[Cc to Duane Rettig: I'd be glad for corrections if I misrepresented
your words or acl in any way]
Daniel Barlow <dan@...> writes:
> Allegro's simple-streams interface includes a class called
> simple-socket-stream. However, it looks from the Allegro sockets
> documentation that the user is not expected to create socket-streams
> directly, but instead to call make-socket and let it select the
> appropriate subtype. That being so, I think the fact that their
> sockets are simple-streams is largely an implementation detail for
> So it seems that the directly instantiable simple-socket-stream class
> we have in sbcl contrib is a bonus. And what a lovely bonus. Here's
> the test case -
> (with-open-stream (s (make-instance 'socket-simple-stream
> :remote-host #(127 0 0 1)
> :remote-port 7))
> (string= (prog1 (write-line "Got it!" s) (finish-output s))
> (read-line s)))
> (sb-bsd-sockets::connection-refused-error () t))
IIUC, Allegro's make-socket opens the socket itself, then passes the
fd to make-instance of socket-simple-stream, but that's an
implementation artifact and not part of some protocol.
I asked Duane Rettig about the proper protocol for obtaining a socket
stream. He replied that (paraphrased) Allegro's socket implementation
carries some baggage from its Gray days, and that make-socket does
some work that could be handled by make-instance of socket stream.
Excerpt from the email exchange:
Rudi> (More generally, does the simple-stream protocol allow
Rudi> arbitrary options for make-instance / device-open?)
Duane> Yes, in fact that is the intended way for device-open options to
Duane> be specified. It is as if the make-instance/reinitialize-instance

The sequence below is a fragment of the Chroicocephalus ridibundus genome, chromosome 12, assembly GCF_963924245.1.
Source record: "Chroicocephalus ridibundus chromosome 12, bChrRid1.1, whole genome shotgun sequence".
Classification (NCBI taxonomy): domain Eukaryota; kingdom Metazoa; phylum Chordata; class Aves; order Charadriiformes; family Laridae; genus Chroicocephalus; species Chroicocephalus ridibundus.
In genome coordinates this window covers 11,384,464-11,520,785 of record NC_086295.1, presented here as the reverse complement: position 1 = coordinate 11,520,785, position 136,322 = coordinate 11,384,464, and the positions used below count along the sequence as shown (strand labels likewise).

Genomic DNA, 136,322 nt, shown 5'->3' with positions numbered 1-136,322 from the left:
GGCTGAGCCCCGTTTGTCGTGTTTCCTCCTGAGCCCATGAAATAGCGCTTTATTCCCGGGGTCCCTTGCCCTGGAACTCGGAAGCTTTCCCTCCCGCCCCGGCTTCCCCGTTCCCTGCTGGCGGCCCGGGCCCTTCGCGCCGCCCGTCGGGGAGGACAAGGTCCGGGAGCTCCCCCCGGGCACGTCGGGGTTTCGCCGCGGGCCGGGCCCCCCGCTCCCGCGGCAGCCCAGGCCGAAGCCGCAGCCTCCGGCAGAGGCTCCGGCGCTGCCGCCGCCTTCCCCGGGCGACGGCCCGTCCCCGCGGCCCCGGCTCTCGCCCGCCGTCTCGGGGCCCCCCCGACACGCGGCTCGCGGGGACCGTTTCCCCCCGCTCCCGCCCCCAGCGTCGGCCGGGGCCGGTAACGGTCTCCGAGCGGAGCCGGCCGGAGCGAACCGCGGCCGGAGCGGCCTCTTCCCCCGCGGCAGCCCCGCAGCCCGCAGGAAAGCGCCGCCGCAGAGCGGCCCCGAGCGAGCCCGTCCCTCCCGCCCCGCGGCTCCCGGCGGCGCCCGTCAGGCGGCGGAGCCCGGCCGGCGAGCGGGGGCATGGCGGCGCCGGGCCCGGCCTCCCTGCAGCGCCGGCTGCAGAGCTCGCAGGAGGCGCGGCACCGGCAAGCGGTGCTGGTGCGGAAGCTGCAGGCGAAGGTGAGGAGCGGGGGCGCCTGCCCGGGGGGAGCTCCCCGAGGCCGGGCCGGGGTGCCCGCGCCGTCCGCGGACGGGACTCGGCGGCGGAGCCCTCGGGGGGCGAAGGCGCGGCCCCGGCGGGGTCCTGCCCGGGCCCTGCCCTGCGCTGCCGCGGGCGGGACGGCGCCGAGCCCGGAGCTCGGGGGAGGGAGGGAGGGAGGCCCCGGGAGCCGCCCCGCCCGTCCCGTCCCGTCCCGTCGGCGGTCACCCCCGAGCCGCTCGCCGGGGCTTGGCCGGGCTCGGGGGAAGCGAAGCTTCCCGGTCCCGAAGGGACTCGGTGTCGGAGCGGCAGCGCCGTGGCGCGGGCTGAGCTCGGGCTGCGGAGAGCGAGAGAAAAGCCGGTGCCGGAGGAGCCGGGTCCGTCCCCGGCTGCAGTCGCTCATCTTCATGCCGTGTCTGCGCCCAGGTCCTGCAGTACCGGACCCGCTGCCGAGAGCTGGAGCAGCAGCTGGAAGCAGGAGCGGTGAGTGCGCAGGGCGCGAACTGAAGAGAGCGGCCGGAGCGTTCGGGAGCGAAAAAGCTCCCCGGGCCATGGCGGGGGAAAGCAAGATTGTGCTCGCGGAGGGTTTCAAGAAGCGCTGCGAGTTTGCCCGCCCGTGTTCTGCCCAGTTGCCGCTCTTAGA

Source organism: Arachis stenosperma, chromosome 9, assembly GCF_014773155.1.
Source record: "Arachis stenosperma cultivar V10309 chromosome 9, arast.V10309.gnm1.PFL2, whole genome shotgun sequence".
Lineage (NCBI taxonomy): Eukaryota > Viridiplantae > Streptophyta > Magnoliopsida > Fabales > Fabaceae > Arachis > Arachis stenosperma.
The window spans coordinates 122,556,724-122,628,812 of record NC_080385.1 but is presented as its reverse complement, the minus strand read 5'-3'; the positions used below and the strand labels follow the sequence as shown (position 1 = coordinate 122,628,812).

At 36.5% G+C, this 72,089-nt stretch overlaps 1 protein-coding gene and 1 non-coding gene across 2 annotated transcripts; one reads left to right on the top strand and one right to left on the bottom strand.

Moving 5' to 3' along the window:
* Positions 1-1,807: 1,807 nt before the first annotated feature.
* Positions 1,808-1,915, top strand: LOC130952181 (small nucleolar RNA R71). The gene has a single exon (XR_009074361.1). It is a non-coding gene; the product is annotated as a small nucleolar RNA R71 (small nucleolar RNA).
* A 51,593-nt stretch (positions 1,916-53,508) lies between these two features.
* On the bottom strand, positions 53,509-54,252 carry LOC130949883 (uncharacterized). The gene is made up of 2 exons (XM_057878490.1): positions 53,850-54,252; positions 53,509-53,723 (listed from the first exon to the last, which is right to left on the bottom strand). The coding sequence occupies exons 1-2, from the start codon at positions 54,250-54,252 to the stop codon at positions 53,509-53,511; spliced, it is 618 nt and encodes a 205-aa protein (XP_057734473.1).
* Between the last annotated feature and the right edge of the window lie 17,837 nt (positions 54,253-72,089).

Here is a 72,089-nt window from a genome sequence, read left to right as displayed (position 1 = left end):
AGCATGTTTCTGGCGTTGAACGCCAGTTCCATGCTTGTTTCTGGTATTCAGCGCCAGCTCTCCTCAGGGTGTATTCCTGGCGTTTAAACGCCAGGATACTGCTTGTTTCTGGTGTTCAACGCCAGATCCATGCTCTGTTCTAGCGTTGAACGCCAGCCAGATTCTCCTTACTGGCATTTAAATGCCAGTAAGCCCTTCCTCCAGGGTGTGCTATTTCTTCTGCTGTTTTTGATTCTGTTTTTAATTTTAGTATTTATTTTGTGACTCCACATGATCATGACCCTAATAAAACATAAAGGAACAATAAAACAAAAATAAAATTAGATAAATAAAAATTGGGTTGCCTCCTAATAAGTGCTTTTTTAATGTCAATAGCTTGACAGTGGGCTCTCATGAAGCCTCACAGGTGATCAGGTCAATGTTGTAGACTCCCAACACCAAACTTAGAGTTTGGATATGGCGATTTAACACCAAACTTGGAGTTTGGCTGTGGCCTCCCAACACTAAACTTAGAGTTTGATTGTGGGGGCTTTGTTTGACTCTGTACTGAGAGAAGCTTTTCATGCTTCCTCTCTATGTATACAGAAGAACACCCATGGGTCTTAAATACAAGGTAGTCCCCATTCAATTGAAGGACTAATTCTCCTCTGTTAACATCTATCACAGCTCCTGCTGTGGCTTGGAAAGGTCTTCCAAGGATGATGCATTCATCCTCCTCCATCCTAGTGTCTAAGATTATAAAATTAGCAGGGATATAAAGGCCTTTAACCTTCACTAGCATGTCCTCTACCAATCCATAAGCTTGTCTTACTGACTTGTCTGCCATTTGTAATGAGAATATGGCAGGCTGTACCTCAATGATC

Duane> were defined with &allow-other-keys, so that device-open can receive
Duane> options itself.
That's how the :remote-host and :remote-port options to device-open
for socket-simple-streams came to be, even though they're not in the
Franz simple-streams documentation. I think any hairy socket options
can be passed down to device-open by that route.
> I think this is a thoroughly good thing and should be adopted as the
> basis of a high(er)-level socket interface in SBCL. I propose
> 1) a new class for each address family (internet, local-domain, ip
> version 6, decnet, chaosnet, etc). No, I'm not necessarily
> suggesting we need to implement all of these.
> 2) keyword arguments to the constructor for each of these that more or
> less follows the shape of Perl's IO::Socket::Foo modules
> (modulo using complete words and hyphens instead of StudlyCaps)
> (make-instance 'inet-socket :peer-host "www.google.com" :peer-port 80
> :protocol :tcp :type :stream :multihomed t)
> I can't put this stuff in sb-bsd-sockets as it currently stands
> because sb-simple-streams depends on it for the existing
> simple-socket-stream, and that would be circular. I don't think
> they're logically part of the simple-streams interface either, though.
> Can we lose simple-socket-stream as it currently stands (it could
>become the base class for these protocol family streams) if we get
>this stuff instead? Or should I add an SB-SOCKET-STREAMS contrib?
>That's a possibility, but I'm not sure it wins us anything useful
I'd say go the simple-streams route, but then I would. ;)
As I see it, there's two parts of this:
- Create something that's a source / sink of a stream of bytes.
For files, there's sb-unix:unix-open, sb-bsd-sockets provides opened
socket fds, etc.
- Implement Lisp-stream semantics for that object, provide buffering.
Simple-streams does this.
Would it work to extend device-open for socket-simple-streams with
additional initargs instead of constructing a class hierarchy?
:protocol :chaosnet :funky-chaosnet-option 42
That is, as long as (device-open socket-simple-stream) can glean from
the passed options what type of byte source / sink to obtain from
sb-bsd-sockets, the socket-simple-stream class machinery should work
with all of them.
Server sockets and, perhaps, datagram sockets are another topic:
server sockets aren't streams, and I'm not sure if seeing a udp socket
as a stream is the right thing.
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